before initializing trace_probe.list member. This causes NULL pointer
      dereference at list_del_init() in trace_probe_unlink().
      
      Syzbot reported :
      
      kasan: CONFIG_KASAN_INLINE enabled
      kasan: GPF could be caused by NULL-ptr deref or user memory access
      general protection fault: 0000 [#1] PREEMPT SMP KASAN
      CPU: 1 PID: 8633 Comm: syz-executor797 Not tainted 5.3.0-rc8-next-20190915
      #0
      Hardware name: Google Google Compute Engine/Google Compute Engine, BIOS
      Google 01/01/2011
      RIP: 0010:__list_del_entry_valid+0x85/0xf5 lib/list_debug.c:51
      Code: 0f 84 e1 00 00 00 48 b8 22 01 00 00 00 00 ad de 49 39 c4 0f 84 e2 00
      00 00 48 b8 00 00 00 00 00 fc ff df 4c 89 e2 48 c1 ea 03 <80> 3c 02 00 75
      53 49 8b 14 24 4c 39 f2 0f 85 99 00 00 00 49 8d 7d
      RSP: 0018:ffff888090a7f9d8 EFLAGS: 00010246
      RAX: dffffc0000000000 RBX: ffff88809b6f90c0 RCX: ffffffff817c0ca9
      RDX: 0000000000000000 RSI: ffffffff817c0a73 RDI: ffff88809b6f90c8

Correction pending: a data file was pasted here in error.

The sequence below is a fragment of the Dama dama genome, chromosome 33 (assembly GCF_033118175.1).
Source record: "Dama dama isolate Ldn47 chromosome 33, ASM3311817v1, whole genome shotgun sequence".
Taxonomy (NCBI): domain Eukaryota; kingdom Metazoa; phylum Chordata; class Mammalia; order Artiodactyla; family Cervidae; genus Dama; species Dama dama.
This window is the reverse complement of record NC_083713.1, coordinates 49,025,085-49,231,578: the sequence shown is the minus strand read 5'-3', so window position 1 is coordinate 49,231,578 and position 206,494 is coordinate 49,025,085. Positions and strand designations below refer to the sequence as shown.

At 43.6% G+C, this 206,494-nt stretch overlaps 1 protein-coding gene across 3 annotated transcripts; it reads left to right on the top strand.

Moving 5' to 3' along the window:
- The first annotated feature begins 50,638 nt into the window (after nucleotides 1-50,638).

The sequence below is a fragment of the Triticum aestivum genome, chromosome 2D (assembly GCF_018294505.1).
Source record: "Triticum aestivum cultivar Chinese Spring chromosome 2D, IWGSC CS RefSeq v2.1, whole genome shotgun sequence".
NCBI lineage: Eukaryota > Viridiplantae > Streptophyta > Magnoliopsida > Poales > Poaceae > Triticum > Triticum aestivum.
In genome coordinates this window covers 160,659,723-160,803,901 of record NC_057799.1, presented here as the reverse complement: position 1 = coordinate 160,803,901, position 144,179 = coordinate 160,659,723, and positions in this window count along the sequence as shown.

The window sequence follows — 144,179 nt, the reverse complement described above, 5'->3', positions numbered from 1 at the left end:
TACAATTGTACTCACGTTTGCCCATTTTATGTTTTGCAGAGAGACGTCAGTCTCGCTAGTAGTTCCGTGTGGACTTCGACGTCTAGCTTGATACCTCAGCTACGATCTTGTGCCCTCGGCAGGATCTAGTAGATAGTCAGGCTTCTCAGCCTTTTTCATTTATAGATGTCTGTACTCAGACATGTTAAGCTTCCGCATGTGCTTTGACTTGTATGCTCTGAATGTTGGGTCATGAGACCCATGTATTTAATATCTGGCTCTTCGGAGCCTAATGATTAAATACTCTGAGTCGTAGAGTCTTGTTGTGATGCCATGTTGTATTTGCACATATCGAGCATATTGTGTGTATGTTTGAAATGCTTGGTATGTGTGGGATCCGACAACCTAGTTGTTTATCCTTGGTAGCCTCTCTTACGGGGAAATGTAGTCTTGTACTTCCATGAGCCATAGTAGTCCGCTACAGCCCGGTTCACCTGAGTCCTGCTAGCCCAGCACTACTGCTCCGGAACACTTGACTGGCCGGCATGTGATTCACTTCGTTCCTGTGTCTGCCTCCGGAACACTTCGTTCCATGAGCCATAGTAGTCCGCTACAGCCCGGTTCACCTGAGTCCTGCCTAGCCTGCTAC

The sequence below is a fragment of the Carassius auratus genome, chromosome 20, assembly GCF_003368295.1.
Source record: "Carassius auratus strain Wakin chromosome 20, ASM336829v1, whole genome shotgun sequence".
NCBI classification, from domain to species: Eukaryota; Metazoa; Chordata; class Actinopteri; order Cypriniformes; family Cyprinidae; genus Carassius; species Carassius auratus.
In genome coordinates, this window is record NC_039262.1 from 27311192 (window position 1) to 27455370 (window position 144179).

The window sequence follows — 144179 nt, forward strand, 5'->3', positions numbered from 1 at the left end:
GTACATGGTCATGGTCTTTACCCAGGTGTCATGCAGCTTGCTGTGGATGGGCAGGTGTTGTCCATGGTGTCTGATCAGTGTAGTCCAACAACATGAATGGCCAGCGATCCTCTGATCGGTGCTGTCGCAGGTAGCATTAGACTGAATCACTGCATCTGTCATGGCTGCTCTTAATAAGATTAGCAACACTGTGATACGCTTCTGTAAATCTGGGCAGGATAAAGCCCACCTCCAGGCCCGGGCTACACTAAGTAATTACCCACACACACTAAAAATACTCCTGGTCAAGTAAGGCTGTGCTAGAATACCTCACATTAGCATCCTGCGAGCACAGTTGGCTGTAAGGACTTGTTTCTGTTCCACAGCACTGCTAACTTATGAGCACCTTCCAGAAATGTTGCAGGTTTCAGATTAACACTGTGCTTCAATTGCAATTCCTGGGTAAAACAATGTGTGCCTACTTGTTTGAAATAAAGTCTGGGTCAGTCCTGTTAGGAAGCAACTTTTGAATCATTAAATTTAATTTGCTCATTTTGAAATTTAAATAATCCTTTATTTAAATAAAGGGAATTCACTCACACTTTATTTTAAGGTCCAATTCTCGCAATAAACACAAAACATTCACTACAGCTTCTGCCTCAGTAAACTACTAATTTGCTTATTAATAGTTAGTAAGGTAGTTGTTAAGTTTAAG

RBP: ffff888090a7f9f0 R08: ffff88809a04e600 R09: ffffed1015d26aed
      R10: ffffed1015d26aec R11: ffff8880ae935763 R12: 0000000000000000
      R13: 0000000000000000 R14: ffff88809b6f90c0 R15: ffff88809b6f90d0
      FS:  0000555556f99880(0000) GS:ffff8880ae900000(0000) knlGS:0000000000000000
      CS:  0010 DS: 0000 ES: 0000 CR0: 0000000080050033
      CR2: 00000000006cc090 CR3: 00000000962b2000 CR4: 00000000001406e0
      DR0: 0000000000000000 DR1: 0000000000000000 DR2: 0000000000000000
      DR3: 0000000000000000 DR6: 00000000fffe0ff0 DR7: 0000000000000400
      Call Trace:
        __list_del_entry include/linux/list.h:131 [inline]
        list_del_init include/linux/list.h:190 [inline]